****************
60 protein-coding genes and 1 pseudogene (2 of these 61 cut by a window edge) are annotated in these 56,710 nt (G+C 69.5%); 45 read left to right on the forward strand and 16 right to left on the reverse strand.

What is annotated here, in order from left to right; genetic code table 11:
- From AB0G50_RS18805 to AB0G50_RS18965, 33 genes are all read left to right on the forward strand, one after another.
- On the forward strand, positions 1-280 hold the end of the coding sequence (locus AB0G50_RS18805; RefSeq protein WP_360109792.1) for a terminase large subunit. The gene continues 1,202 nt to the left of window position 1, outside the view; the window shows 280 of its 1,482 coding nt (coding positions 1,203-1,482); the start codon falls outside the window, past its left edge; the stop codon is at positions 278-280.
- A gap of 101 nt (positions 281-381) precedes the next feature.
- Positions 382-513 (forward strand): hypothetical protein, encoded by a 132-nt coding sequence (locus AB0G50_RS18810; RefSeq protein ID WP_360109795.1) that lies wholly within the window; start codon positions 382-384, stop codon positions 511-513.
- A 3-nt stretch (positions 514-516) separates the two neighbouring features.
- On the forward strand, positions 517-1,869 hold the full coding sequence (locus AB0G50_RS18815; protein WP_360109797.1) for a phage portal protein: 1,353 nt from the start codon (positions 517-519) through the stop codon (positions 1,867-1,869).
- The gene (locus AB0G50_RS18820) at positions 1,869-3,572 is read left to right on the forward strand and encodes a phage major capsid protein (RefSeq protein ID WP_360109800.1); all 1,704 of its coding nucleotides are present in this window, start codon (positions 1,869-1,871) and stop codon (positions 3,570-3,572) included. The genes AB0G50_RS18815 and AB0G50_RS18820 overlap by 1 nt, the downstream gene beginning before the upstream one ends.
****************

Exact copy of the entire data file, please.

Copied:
60 protein-coding genes and 1 pseudogene (2 of these 61 cut by a window edge) are annotated in these 56,710 nt (G+C 69.5%); 45 read left to right on the forward strand and 16 right to left on the reverse strand.

What is annotated here, in order from left to right; genetic code table 11:
- From AB0G50_RS18805 to AB0G50_RS18965, 33 genes are all read left to right on the forward strand, one after another.
- On the forward strand, positions 1-280 hold the end of the coding sequence (locus AB0G50_RS18805; RefSeq protein WP_360109792.1) for a terminase large subunit. The gene continues 1,202 nt to the left of window position 1, outside the view; the window shows 280 of its 1,482 coding nt (coding positions 1,203-1,482); the start codon falls outside the window, past its left edge; the stop codon is at positions 278-280.
- A gap of 101 nt (positions 281-381) precedes the next feature.
- Positions 382-513 (forward strand): hypothetical protein, encoded by a 132-nt coding sequence (locus AB0G50_RS18810; RefSeq protein ID WP_360109795.1) that lies wholly within the window; start codon positions 382-384, stop codon positions 511-513.
- A 3-nt stretch (positions 514-516) separates the two neighbouring features.
- On the forward strand, positions 517-1,869 hold the full coding sequence (locus AB0G50_RS18815; protein WP_360109797.1) for a phage portal protein: 1,353 nt from the start codon (positions 517-519) through the stop codon (positions 1,867-1,869).
- The gene (locus AB0G50_RS18820) at positions 1,869-3,572 is read left to right on the forward strand and encodes a phage major capsid protein (RefSeq protein ID WP_360109800.1); all 1,704 of its coding nucleotides are present in this window, start codon (positions 1,869-1,871) and stop codon (positions 3,570-3,572) included. The genes AB0G50_RS18815 and AB0G50_RS18820 overlap by 1 nt, the downstream gene beginning before the upstream one ends.